» Cricket » From Durrani to Jadeja: Saurashtra's cricketing heroes

From Durrani to Jadeja: Saurashtra's cricketing heroes

Last updated on: November 10, 2016 10:41 IST
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IMAGE: Saurashtra cricket legends with Gujarat Chief Minister Vijay Rupani (seen here in red) and Saurashtra Cricket Association doyen Niranjan Shah, third from right. Photograph: BCCI

It took 84 years for Test cricket to come to the land of Ranjitsinhji, the man after whom India's premier domestic cricket tournament, the Ranji Trophy is named.

As Rajkot made its debut as a Test match venue, Saurashtra Cricket Association administrators made all efforts to make the event memorable.

On Wednesday, November 9, ahead of the start of the first Test between India and England, cricketing stalwarts from the region were felicitated.

Gujarat Chief Minister Vijay Rupani presented mementos to the legendary Indian all-rounder Salim Durrani; Karsan Ghavri, India's breakthrough bowler in the 1970s; Yajurvindra Singh, who with Greg Chappell holds the record for most catches in a Test; Dilip Doshi, the magical left-arm spinner who would have played more Tests had Bishen Singh Bedi not been in the Indian team; and the skillful all-rounder Dhiraj Parsana.

Cheteshwar Pujara, Ravindra Jadeja and Jaydev Unadkat were also feted for their achievements. salutes these four stalwarts of Indian cricket.

Salim Durrani: An all-rounder who bowled left-arm spin, played 29 Tests for India and was famous for his six-hitting prowess.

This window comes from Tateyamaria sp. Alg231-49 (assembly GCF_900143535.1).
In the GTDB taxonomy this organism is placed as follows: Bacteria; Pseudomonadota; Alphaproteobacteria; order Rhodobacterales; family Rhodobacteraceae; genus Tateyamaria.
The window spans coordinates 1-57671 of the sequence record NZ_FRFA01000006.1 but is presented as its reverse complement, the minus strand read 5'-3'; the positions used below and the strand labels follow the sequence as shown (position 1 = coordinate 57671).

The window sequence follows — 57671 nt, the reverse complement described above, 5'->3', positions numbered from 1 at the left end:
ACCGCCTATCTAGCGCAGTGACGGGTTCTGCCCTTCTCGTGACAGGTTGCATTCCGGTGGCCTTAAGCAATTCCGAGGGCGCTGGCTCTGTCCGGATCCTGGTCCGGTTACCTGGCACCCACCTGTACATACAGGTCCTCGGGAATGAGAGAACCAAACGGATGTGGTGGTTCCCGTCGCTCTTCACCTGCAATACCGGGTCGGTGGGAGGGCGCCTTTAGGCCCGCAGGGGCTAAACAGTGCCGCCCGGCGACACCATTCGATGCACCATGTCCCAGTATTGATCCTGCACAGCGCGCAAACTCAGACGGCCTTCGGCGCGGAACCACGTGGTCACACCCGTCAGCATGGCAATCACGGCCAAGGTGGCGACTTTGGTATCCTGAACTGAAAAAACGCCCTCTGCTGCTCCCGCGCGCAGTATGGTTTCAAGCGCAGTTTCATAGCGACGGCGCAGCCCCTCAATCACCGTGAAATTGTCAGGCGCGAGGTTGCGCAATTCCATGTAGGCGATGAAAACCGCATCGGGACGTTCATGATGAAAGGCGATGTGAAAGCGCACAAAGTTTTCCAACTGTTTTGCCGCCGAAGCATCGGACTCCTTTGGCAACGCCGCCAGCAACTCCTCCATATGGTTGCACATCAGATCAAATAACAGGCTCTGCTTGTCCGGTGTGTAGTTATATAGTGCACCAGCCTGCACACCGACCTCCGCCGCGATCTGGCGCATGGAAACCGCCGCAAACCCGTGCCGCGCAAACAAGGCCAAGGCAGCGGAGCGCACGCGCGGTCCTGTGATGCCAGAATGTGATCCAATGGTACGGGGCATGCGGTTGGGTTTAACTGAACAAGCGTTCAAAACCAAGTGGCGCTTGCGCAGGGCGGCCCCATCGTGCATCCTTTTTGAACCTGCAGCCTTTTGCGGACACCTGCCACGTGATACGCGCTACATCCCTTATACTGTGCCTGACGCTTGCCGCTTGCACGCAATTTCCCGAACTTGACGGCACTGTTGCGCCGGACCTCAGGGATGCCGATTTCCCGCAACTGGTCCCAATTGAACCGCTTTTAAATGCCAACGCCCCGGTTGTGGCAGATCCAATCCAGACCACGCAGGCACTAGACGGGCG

Durrani was the hero of India's series victory against England in 1961-1962. He took 8 and 10 wickets in memorable wins in Kolkata and Chennai respectively.

A decade later, in 1971, he was key in India's historic victory against the West Indies at Port of Spain, taking the prized wickets of Clive Lloyd and Gary Sobers.

In his 50 Test innings, he scored one century, 104 against the West Indies in 1962, and would have easily made many more had he not been mercurial.

Salimbhai played for Gujarat, Rajasthan and Saurashtra in the Ranji Trophy.

Fans adored him for the languid ease with which he hit sixes on public demand.

When Durrani was dropped from the Kanpur Test in 1973, fans demanded that he be reinstated in the side.

Karsan Ghavri played 39 Tests and 19 ODIs from 1974 to 1981. He was a member of India's 1975 and 1979 World Cup teams.

A handy allrounder, Ghavri was a left-arm fast-medium pace bowler who could also produce quickish but accurate left-arm finger spin -- ala the great Sobers -- depending on the pitch and match situation.

A lower-order batsman, Ghavri scored a couple of Test half centuries including a career best 86 against Australia in Bombay.

His most successful series came against the West Indies in 1978 when he took 27 wickets.

Dilip Doshi: One of only four Test bowlers who played their first Test after turning 30 and went on to take more than 100 wickets -- the other three being Clarrie Grimmett, Saeed Ajmal and Ryan Harris.

Dilipbhai played just 33 Tests and 15 ODIs from 1979 to 1983 and would have featured in more international games had his career not coincided with that of the legendary B S Bedi (Another great left-arm spinner to meet the same fate was Bombay's Padmakar Shivalkar. Sadly, Paddy didn't play a single Test despite his mesmerising ability to bamboozle batsmen.)

Doshi took 114 Test and 22 ODI wickets to his name. Incredible for a player who played international cricket for just four year.

Yajurvindra Singh played only four Tests, yet co-holds two Test records: 5 catches in an innings, and 7 in a match.

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